|Publication number||US5957427 A|
|Application number||US 08/645,732|
|Publication date||Sep 28, 1999|
|Filing date||May 14, 1996|
|Priority date||May 14, 1996|
|Publication number||08645732, 645732, US 5957427 A, US 5957427A, US-A-5957427, US5957427 A, US5957427A|
|Inventors||Jeffrey S. Hanson|
|Original Assignee||The United States Of America As Represented By The Secretary Of The Navy|
|Export Citation||BiBTeX, EndNote, RefMan|
|Patent Citations (10), Referenced by (10), Classifications (10), Legal Events (5)|
|External Links: USPTO, USPTO Assignment, Espacenet|
The invention described herein may be manufactured and used by or for the Government of the United States of America for governmental purposes without the payment of any royalties thereon or therefor.
(1) Field of the Invention
This invention relates to an isolation mounting device and in particular, to a vibration isolation mounting device for isolating components mounted to a structure susceptible to vibrations.
(2) Description of the Prior Art
Problems caused by vibrational energy or noise are common when items or components are secured to a metal structure in an environment that transmits vibrational energy. The transmission of vibrational energy from the structure to an item or component mounted thereto is particularly a concern in all types of vehicles. In particular, noise is generated by propulsion systems such as motors or engines, and vehicles. The vibrational energy from the sources excites the structure of the vehicle, such as the metal shell surrounding the vehicle. Any items or components mounted to the structure, particularly metal items, will increase the transmission of this vibrational energy.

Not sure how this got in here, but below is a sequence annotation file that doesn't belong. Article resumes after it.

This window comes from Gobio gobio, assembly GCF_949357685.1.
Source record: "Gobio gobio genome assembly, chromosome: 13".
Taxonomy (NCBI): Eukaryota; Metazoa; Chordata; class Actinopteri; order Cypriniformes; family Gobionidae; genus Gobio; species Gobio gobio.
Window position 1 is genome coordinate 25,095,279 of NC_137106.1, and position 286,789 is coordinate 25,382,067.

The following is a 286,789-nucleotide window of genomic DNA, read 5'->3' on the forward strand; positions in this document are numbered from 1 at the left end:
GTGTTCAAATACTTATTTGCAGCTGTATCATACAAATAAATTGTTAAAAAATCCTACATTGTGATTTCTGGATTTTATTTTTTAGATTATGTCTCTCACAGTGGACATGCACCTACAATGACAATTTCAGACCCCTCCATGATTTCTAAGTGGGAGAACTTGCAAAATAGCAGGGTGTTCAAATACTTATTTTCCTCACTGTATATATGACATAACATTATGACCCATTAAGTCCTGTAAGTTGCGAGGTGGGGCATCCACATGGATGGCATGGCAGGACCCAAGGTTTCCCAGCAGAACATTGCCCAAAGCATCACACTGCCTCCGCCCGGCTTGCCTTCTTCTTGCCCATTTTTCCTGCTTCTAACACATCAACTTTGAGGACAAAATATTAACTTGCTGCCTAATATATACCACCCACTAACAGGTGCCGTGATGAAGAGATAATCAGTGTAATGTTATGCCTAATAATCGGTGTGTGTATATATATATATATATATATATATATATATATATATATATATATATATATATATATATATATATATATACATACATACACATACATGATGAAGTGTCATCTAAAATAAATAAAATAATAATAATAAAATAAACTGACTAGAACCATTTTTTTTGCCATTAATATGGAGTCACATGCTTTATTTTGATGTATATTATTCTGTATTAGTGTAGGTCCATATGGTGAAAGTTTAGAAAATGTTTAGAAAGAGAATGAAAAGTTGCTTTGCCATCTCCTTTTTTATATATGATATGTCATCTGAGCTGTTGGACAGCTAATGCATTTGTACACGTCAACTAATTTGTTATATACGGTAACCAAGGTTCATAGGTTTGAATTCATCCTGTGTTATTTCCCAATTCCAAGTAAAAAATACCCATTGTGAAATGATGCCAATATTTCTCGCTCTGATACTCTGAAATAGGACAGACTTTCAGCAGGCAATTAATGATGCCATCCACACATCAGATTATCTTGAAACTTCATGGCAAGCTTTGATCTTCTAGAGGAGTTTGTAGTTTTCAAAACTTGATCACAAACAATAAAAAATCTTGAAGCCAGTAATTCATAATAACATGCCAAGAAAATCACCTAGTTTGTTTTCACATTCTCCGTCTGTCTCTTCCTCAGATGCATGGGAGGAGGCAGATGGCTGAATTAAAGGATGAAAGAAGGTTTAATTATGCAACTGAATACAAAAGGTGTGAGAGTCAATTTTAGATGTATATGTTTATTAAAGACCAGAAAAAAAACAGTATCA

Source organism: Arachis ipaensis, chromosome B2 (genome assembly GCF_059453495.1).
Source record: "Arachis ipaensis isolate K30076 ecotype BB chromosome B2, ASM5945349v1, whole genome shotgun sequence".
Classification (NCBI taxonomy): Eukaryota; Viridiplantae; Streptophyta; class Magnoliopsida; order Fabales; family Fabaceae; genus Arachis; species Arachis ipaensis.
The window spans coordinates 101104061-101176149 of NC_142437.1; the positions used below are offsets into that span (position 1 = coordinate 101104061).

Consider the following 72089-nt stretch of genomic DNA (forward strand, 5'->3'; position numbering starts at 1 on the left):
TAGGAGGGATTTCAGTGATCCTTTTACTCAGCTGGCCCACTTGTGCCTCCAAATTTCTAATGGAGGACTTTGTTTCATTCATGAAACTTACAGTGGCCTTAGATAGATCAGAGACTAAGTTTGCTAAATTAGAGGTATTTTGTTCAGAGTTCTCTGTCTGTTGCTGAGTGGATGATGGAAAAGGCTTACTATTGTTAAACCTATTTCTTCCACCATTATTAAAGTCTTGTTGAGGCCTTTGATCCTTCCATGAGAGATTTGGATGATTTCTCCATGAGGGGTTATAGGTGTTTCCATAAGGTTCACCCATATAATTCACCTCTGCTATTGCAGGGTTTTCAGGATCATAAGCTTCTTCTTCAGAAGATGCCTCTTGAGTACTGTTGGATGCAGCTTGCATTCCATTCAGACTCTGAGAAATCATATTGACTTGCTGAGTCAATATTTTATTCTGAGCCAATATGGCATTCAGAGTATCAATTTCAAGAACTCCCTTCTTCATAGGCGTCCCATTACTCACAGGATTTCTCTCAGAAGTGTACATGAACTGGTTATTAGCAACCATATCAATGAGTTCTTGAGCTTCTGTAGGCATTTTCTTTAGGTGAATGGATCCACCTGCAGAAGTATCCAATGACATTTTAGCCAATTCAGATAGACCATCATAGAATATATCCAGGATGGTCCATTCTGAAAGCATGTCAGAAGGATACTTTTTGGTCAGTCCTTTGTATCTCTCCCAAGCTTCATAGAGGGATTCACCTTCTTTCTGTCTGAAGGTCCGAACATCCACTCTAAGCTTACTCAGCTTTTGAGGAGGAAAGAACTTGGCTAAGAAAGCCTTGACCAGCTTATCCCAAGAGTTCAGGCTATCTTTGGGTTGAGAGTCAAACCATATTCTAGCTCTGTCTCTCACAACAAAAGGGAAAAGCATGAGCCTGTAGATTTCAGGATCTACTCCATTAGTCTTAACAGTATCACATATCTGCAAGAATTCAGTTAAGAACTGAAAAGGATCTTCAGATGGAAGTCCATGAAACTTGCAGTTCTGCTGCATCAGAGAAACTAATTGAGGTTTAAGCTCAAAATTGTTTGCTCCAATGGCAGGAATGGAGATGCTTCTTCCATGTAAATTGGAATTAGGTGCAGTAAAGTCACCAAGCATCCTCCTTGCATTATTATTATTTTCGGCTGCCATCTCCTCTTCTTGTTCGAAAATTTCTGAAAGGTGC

Accordingly, in vehicles or other similar environments subjected to vibrational energy, it is desirable to be able to mount components to the structure in a way that isolates the components from the vibrational energy transmitted through the structure.
Prior vibration isolation devices have not provided a simple and inexpensive way to mount components to a structure while isolating the components from vibrations transmitted by the structure. In particular, U.S. Pat. No. 5,265,552 to Taylor, U.S. Pat. No. 5,397,206 to Sihon, U.S. Pat. No. 4,858,880 to Durand, and U.S. Pat. No. 4,884,656 to Baheti, et al. do not disclose isolation devices that are simple to install, inexpensive, and effective in isolating vibrations.
U.S. Pat. No. 5,265,552 to Taylor discloses a shock and vibration isolator for mounting a component to an underwater body such as the hull of a ship or submarine. However, the device directly mounts a metal housing 15 to the hull structure 13 with screws 19. Thus, vibration could be transmitted from the hull 13 to the metal housing 15 and screws 19, and vibrations are not effectively reduced. Such a device is also not easily secured to the hull structure and component.